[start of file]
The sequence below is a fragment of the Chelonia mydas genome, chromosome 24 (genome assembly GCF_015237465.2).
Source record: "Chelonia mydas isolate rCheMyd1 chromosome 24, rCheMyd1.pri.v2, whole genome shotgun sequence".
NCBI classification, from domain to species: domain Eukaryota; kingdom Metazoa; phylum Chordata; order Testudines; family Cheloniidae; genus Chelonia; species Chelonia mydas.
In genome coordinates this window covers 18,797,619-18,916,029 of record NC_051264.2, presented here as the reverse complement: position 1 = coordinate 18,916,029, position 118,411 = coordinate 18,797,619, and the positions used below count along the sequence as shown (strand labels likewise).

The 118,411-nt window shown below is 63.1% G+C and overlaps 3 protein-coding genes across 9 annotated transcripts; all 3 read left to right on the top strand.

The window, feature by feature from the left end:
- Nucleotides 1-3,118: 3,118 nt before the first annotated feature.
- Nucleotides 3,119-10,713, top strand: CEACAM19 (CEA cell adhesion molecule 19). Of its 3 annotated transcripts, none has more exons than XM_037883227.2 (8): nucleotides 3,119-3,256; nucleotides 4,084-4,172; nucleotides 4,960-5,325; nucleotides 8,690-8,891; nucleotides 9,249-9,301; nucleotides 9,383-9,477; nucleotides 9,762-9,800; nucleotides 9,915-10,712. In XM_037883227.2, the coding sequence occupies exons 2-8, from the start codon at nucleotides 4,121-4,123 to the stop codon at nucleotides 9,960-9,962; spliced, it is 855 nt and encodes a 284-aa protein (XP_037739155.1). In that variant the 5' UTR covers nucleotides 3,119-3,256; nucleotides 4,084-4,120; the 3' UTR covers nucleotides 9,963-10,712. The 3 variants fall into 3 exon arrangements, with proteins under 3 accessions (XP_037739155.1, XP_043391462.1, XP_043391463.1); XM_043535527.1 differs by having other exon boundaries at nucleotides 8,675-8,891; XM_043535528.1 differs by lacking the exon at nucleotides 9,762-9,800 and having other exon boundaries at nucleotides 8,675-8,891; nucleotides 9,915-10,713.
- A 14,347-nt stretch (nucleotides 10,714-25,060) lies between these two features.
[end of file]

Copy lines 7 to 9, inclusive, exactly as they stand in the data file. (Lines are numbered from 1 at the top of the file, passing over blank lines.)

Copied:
- Nucleotides 1-3,118: 3,118 nt before the first annotated feature.
- Nucleotides 3,119-10,713, top strand: CEACAM19 (CEA cell adhesion molecule 19). Of its 3 annotated transcripts, none has more exons than XM_037883227.2 (8): nucleotides 3,119-3,256; nucleotides 4,084-4,172; nucleotides 4,960-5,325; nucleotides 8,690-8,891; nucleotides 9,249-9,301; nucleotides 9,383-9,477; nucleotides 9,762-9,800; nucleotides 9,915-10,712. In XM_037883227.2, the coding sequence occupies exons 2-8, from the start codon at nucleotides 4,121-4,123 to the stop codon at nucleotides 9,960-9,962; spliced, it is 855 nt and encodes a 284-aa protein (XP_037739155.1). In that variant the 5' UTR covers nucleotides 3,119-3,256; nucleotides 4,084-4,120; the 3' UTR covers nucleotides 9,963-10,712. The 3 variants fall into 3 exon arrangements, with proteins under 3 accessions (XP_037739155.1, XP_043391462.1, XP_043391463.1); XM_043535527.1 differs by having other exon boundaries at nucleotides 8,675-8,891; XM_043535528.1 differs by lacking the exon at nucleotides 9,762-9,800 and having other exon boundaries at nucleotides 8,675-8,891; nucleotides 9,915-10,713.
- A 14,347-nt stretch (nucleotides 10,714-25,060) lies between these two features.